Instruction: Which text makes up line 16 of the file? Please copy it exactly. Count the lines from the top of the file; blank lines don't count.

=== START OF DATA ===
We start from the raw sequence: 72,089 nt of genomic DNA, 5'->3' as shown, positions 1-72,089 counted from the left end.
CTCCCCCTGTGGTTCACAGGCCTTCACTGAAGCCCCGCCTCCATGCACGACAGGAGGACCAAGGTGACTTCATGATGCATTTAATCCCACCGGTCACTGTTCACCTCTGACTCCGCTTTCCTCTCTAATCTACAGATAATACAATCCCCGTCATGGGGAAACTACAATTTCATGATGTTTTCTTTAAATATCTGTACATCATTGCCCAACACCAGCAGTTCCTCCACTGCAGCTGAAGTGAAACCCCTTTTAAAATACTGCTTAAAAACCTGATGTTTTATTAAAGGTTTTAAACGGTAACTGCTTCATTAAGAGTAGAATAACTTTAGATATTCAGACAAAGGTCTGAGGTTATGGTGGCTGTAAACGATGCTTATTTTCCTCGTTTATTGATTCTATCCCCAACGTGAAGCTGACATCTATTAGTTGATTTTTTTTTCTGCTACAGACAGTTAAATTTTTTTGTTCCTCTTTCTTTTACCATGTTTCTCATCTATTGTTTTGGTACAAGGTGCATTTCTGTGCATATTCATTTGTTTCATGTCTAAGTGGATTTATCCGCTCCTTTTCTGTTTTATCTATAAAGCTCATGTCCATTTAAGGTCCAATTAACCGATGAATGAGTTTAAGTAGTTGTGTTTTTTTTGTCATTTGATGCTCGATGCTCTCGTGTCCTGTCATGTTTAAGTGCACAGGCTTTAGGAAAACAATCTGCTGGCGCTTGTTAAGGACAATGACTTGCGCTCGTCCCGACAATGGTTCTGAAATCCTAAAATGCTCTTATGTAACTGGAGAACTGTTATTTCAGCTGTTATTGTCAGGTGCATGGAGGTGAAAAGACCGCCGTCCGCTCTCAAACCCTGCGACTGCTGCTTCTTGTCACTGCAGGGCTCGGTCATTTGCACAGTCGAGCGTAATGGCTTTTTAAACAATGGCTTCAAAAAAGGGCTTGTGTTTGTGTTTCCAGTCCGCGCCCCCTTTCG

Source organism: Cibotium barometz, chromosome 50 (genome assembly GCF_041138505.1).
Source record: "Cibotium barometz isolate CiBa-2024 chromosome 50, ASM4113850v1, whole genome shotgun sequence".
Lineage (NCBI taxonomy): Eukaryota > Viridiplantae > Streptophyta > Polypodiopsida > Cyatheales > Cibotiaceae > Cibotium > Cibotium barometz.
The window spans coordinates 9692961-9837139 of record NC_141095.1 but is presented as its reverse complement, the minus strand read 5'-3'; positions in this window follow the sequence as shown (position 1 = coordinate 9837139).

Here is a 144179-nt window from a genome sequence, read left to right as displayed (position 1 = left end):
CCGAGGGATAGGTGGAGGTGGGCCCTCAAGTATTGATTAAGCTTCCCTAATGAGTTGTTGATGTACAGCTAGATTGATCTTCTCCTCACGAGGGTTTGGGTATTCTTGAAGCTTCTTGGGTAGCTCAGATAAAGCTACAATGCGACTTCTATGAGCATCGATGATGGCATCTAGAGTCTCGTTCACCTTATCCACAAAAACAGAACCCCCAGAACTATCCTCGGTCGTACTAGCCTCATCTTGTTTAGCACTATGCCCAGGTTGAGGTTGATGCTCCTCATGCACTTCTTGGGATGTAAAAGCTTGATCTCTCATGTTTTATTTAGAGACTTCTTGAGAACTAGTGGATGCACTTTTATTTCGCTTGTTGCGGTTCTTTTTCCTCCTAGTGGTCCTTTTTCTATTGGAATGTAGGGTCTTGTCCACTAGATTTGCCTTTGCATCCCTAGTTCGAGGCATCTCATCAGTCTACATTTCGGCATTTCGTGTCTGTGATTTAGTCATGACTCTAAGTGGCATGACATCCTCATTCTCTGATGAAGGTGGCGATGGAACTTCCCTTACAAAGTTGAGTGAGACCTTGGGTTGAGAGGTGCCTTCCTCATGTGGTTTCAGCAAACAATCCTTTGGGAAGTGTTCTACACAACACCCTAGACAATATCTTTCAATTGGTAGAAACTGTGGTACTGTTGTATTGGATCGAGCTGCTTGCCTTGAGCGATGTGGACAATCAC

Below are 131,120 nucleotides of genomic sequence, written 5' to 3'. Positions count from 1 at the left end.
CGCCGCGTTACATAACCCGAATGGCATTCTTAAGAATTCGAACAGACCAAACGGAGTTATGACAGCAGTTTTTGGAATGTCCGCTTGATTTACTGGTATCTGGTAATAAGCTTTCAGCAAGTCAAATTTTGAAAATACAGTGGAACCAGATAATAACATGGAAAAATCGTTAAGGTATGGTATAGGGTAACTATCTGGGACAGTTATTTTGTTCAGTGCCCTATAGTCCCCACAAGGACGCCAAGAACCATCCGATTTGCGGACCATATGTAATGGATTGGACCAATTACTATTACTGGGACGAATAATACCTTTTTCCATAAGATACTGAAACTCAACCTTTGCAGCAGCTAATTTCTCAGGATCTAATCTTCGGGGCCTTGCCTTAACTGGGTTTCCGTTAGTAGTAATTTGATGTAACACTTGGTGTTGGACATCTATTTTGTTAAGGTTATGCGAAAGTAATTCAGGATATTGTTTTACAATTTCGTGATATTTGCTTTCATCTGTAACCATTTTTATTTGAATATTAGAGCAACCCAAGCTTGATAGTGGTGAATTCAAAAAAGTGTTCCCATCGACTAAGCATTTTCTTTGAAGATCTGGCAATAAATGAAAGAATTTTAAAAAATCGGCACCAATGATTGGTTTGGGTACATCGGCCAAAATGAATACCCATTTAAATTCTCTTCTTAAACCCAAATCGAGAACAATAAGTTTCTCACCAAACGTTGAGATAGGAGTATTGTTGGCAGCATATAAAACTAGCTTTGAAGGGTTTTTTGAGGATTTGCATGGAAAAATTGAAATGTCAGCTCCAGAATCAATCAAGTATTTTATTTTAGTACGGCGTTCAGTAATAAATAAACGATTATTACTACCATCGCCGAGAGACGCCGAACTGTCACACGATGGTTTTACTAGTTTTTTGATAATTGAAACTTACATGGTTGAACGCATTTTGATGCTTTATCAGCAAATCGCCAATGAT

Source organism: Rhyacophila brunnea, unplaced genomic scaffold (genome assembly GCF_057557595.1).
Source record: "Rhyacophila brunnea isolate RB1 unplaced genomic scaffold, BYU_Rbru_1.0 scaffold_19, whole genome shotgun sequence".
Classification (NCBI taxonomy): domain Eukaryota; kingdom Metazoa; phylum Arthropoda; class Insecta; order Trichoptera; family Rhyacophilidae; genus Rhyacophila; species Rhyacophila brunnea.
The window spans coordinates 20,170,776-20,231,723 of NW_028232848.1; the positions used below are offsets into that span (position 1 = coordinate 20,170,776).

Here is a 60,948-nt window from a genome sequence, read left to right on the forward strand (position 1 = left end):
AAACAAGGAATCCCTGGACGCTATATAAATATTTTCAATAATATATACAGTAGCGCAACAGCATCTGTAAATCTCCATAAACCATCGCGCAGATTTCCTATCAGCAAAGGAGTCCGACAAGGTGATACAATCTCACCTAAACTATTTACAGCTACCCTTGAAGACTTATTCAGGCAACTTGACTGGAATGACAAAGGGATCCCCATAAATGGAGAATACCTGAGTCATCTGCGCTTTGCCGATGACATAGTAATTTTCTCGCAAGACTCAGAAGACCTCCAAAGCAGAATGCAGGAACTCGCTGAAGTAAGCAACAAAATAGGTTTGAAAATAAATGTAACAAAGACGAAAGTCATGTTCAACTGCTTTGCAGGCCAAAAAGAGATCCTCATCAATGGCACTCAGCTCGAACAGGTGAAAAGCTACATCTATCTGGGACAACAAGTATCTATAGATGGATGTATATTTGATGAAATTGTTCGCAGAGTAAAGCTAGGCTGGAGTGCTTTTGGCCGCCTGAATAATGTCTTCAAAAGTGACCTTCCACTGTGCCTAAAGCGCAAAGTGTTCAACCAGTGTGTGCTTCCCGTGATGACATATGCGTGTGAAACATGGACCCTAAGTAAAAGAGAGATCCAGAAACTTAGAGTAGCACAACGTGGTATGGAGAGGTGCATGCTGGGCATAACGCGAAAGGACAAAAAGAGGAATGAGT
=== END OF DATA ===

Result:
AAACAAGGAATCCCTGGACGCTATATAAATATTTTCAATAATATATACAGTAGCGCAACAGCATCTGTAAATCTCCATAAACCATCGCGCAGATTTCCTATCAGCAAAGGAGTCCGACAAGGTGATACAATCTCACCTAAACTATTTACAGCTACCCTTGAAGACTTATTCAGGCAACTTGACTGGAATGACAAAGGGATCCCCATAAATGGAGAATACCTGAGTCATCTGCGCTTTGCCGATGACATAGTAATTTTCTCGCAAGACTCAGAAGACCTCCAAAGCAGAATGCAGGAACTCGCTGAAGTAAGCAACAAAATAGGTTTGAAAATAAATGTAACAAAGACGAAAGTCATGTTCAACTGCTTTGCAGGCCAAAAAGAGATCCTCATCAATGGCACTCAGCTCGAACAGGTGAAAAGCTACATCTATCTGGGACAACAAGTATCTATAGATGGATGTATATTTGATGAAATTGTTCGCAGAGTAAAGCTAGGCTGGAGTGCTTTTGGCCGCCTGAATAATGTCTTCAAAAGTGACCTTCCACTGTGCCTAAAGCGCAAAGTGTTCAACCAGTGTGTGCTTCCCGTGATGACATATGCGTGTGAAACATGGACCCTAAGTAAAAGAGAGATCCAGAAACTTAGAGTAGCACAACGTGGTATGGAGAGGTGCATGCTGGGCATAACGCGAAAGGACAAAAAGAGGAATGAGT